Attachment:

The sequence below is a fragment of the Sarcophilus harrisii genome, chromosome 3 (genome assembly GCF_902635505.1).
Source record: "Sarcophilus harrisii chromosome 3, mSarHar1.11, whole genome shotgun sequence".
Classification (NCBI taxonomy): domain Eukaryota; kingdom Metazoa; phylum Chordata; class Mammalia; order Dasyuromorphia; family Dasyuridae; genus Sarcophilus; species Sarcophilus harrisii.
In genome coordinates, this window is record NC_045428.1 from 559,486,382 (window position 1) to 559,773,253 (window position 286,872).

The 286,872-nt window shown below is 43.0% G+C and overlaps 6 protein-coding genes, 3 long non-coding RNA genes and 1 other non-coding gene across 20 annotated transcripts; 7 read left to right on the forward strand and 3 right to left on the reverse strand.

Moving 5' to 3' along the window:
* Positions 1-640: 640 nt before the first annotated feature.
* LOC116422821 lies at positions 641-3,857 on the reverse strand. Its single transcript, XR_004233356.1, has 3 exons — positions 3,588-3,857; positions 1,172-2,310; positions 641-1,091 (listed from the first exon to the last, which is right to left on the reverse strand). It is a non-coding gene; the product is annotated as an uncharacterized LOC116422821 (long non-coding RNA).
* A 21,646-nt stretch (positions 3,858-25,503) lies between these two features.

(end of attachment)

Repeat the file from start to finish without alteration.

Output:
The sequence below is a fragment of the Sarcophilus harrisii genome, chromosome 3 (genome assembly GCF_902635505.1).
Source record: "Sarcophilus harrisii chromosome 3, mSarHar1.11, whole genome shotgun sequence".
Classification (NCBI taxonomy): domain Eukaryota; kingdom Metazoa; phylum Chordata; class Mammalia; order Dasyuromorphia; family Dasyuridae; genus Sarcophilus; species Sarcophilus harrisii.
In genome coordinates, this window is record NC_045428.1 from 559,486,382 (window position 1) to 559,773,253 (window position 286,872).

The 286,872-nt window shown below is 43.0% G+C and overlaps 6 protein-coding genes, 3 long non-coding RNA genes and 1 other non-coding gene across 20 annotated transcripts; 7 read left to right on the forward strand and 3 right to left on the reverse strand.

Moving 5' to 3' along the window:
* Positions 1-640: 640 nt before the first annotated feature.
* LOC116422821 lies at positions 641-3,857 on the reverse strand. Its single transcript, XR_004233356.1, has 3 exons — positions 3,588-3,857; positions 1,172-2,310; positions 641-1,091 (listed from the first exon to the last, which is right to left on the reverse strand). It is a non-coding gene; the product is annotated as an uncharacterized LOC116422821 (long non-coding RNA).
* A 21,646-nt stretch (positions 3,858-25,503) lies between these two features.